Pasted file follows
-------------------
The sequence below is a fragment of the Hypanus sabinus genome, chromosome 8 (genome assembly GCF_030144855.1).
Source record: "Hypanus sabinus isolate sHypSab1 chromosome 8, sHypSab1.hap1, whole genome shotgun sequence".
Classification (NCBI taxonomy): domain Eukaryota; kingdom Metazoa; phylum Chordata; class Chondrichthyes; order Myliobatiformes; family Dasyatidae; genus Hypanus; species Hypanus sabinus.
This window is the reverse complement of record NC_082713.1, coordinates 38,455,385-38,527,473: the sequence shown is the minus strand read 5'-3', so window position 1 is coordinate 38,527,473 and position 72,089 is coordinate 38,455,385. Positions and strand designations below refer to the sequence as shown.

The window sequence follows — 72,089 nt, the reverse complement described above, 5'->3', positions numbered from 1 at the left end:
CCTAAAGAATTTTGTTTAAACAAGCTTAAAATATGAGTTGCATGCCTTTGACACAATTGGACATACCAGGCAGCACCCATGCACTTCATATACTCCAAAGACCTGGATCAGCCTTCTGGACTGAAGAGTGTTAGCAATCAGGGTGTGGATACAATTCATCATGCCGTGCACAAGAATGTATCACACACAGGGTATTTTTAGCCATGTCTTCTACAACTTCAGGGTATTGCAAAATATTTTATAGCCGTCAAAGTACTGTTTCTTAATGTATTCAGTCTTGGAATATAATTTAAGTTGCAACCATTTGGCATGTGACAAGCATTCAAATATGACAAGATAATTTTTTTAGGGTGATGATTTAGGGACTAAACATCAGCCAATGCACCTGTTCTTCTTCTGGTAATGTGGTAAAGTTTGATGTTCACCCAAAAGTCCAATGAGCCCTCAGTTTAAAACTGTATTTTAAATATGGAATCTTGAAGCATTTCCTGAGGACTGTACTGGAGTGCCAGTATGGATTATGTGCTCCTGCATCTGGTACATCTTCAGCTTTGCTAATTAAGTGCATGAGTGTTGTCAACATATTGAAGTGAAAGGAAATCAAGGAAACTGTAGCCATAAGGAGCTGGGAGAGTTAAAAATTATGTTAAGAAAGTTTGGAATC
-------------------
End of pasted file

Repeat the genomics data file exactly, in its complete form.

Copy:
The sequence below is a fragment of the Hypanus sabinus genome, chromosome 8 (genome assembly GCF_030144855.1).
Source record: "Hypanus sabinus isolate sHypSab1 chromosome 8, sHypSab1.hap1, whole genome shotgun sequence".
Classification (NCBI taxonomy): domain Eukaryota; kingdom Metazoa; phylum Chordata; class Chondrichthyes; order Myliobatiformes; family Dasyatidae; genus Hypanus; species Hypanus sabinus.
This window is the reverse complement of record NC_082713.1, coordinates 38,455,385-38,527,473: the sequence shown is the minus strand read 5'-3', so window position 1 is coordinate 38,527,473 and position 72,089 is coordinate 38,455,385. Positions and strand designations below refer to the sequence as shown.

The window sequence follows — 72,089 nt, the reverse complement described above, 5'->3', positions numbered from 1 at the left end:
CCTAAAGAATTTTGTTTAAACAAGCTTAAAATATGAGTTGCATGCCTTTGACACAATTGGACATACCAGGCAGCACCCATGCACTTCATATACTCCAAAGACCTGGATCAGCCTTCTGGACTGAAGAGTGTTAGCAATCAGGGTGTGGATACAATTCATCATGCCGTGCACAAGAATGTATCACACACAGGGTATTTTTAGCCATGTCTTCTACAACTTCAGGGTATTGCAAAATATTTTATAGCCGTCAAAGTACTGTTTCTTAATGTATTCAGTCTTGGAATATAATTTAAGTTGCAACCATTTGGCATGTGACAAGCATTCAAATATGACAAGATAATTTTTTTAGGGTGATGATTTAGGGACTAAACATCAGCCAATGCACCTGTTCTTCTTCTGGTAATGTGGTAAAGTTTGATGTTCACCCAAAAGTCCAATGAGCCCTCAGTTTAAAACTGTATTTTAAATATGGAATCTTGAAGCATTTCCTGAGGACTGTACTGGAGTGCCAGTATGGATTATGTGCTCCTGCATCTGGTACATCTTCAGCTTTGCTAATTAAGTGCATGAGTGTTGTCAACATATTGAAGTGAAAGGAAATCAAGGAAACTGTAGCCATAAGGAGCTGGGAGAGTTAAAAATTATGTTAAGAAAGTTTGGAATC